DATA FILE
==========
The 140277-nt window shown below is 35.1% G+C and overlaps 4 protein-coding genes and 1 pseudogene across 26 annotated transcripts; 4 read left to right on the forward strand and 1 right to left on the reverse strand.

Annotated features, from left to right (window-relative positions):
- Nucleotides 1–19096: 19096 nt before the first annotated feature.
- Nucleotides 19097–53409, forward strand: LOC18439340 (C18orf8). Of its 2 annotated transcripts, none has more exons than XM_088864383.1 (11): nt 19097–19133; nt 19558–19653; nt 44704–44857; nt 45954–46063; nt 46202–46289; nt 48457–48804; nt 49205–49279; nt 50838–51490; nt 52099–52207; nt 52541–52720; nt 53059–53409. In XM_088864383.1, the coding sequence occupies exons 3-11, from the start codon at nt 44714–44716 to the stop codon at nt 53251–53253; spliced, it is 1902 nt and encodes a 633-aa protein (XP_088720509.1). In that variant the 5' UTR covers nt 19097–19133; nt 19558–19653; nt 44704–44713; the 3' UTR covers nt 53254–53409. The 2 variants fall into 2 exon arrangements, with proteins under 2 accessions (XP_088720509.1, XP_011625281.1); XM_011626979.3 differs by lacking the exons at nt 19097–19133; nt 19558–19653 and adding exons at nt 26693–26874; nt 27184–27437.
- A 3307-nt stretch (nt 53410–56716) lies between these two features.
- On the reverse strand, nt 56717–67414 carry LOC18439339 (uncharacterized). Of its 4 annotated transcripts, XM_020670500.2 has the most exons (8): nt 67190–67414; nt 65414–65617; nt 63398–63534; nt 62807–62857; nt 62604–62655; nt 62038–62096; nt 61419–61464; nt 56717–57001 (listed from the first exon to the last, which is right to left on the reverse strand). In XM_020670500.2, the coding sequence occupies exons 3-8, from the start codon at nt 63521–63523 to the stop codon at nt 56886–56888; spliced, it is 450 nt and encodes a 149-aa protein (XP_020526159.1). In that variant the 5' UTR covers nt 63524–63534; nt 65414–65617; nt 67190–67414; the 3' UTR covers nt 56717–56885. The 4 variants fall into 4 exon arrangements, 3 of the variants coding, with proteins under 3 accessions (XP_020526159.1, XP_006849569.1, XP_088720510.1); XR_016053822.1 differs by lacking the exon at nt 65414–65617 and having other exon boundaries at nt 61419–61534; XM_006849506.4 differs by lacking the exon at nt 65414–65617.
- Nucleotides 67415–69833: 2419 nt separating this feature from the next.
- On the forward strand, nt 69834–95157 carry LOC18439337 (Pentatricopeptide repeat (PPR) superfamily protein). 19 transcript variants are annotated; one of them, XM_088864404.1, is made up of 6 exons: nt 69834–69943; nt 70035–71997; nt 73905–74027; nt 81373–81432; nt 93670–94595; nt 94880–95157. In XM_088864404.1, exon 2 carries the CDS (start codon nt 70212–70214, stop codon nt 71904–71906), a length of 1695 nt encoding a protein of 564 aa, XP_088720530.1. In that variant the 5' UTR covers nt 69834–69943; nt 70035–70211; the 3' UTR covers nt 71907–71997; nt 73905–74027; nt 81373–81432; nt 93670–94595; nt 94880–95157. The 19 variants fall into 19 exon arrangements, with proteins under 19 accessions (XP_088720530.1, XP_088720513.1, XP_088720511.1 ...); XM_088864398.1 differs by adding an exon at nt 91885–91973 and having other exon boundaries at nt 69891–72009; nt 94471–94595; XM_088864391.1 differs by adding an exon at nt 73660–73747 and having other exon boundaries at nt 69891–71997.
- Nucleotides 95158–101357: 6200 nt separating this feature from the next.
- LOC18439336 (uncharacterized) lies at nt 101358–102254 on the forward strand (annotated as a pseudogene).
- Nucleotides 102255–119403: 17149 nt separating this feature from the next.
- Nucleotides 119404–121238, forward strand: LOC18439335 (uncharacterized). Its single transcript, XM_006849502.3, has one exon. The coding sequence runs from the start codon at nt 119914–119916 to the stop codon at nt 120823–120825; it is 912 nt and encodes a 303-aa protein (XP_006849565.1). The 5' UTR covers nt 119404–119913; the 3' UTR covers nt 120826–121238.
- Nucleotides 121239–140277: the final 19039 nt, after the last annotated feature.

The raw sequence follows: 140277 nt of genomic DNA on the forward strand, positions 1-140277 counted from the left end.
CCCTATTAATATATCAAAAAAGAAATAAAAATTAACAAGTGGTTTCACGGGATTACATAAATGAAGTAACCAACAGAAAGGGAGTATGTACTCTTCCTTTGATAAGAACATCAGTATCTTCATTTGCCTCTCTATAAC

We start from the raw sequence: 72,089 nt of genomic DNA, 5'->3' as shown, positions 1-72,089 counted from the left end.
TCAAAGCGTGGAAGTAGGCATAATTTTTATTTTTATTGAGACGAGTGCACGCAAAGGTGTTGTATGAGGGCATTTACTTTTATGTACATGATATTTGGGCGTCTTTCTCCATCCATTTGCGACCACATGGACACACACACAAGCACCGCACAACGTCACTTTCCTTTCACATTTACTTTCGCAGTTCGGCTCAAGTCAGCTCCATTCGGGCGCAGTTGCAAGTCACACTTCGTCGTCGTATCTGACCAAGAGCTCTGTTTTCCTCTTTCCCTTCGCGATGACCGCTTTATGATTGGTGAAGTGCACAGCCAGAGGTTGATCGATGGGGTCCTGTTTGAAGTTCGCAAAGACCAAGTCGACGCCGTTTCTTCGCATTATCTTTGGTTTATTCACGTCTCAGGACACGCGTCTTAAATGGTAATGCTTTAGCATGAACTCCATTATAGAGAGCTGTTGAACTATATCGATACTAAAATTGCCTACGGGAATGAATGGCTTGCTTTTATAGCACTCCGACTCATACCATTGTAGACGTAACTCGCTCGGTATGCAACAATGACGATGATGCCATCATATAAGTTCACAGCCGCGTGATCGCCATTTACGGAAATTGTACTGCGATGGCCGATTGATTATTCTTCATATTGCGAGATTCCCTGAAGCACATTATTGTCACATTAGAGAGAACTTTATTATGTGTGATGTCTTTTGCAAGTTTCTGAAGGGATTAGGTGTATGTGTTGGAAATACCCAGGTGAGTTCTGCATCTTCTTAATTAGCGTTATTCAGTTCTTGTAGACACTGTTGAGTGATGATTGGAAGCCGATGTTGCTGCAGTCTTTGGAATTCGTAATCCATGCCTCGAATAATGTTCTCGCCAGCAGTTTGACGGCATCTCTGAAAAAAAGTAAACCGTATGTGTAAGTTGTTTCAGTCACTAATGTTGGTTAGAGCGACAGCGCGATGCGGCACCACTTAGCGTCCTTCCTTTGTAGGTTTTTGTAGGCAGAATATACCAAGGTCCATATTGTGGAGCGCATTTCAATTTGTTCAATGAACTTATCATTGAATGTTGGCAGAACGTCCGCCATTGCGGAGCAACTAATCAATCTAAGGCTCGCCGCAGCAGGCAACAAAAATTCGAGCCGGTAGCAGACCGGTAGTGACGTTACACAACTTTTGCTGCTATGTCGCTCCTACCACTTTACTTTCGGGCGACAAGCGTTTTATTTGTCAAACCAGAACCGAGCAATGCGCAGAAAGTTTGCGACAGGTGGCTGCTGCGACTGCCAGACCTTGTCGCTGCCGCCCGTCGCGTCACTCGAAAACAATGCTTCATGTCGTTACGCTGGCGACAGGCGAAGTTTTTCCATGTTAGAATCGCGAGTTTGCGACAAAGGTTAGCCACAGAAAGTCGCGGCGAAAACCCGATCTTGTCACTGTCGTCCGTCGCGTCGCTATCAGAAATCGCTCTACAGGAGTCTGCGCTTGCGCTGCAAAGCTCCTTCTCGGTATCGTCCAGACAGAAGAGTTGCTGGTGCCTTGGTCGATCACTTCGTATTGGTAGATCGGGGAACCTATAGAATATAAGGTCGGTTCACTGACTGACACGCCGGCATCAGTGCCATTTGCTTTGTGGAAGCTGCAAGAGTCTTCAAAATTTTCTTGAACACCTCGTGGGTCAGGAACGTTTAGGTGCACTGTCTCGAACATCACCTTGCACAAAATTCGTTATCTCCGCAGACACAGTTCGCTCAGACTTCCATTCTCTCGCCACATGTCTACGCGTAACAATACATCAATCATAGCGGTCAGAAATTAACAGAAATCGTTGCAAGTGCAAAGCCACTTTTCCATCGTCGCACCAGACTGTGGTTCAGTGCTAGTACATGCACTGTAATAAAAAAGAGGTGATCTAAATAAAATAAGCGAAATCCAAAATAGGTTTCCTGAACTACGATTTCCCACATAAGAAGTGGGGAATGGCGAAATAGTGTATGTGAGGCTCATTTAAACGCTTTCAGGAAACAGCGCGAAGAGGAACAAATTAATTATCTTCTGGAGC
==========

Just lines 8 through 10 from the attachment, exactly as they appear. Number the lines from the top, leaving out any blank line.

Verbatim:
- On the forward strand, nt 69834–95157 carry LOC18439337 (Pentatricopeptide repeat (PPR) superfamily protein). 19 transcript variants are annotated; one of them, XM_088864404.1, is made up of 6 exons: nt 69834–69943; nt 70035–71997; nt 73905–74027; nt 81373–81432; nt 93670–94595; nt 94880–95157. In XM_088864404.1, exon 2 carries the CDS (start codon nt 70212–70214, stop codon nt 71904–71906), a length of 1695 nt encoding a protein of 564 aa, XP_088720530.1. In that variant the 5' UTR covers nt 69834–69943; nt 70035–70211; the 3' UTR covers nt 71907–71997; nt 73905–74027; nt 81373–81432; nt 93670–94595; nt 94880–95157. The 19 variants fall into 19 exon arrangements, with proteins under 19 accessions (XP_088720530.1, XP_088720513.1, XP_088720511.1 ...); XM_088864398.1 differs by adding an exon at nt 91885–91973 and having other exon boundaries at nt 69891–72009; nt 94471–94595; XM_088864391.1 differs by adding an exon at nt 73660–73747 and having other exon boundaries at nt 69891–71997.
- Nucleotides 95158–101357: 6200 nt separating this feature from the next.
- LOC18439336 (uncharacterized) lies at nt 101358–102254 on the forward strand (annotated as a pseudogene).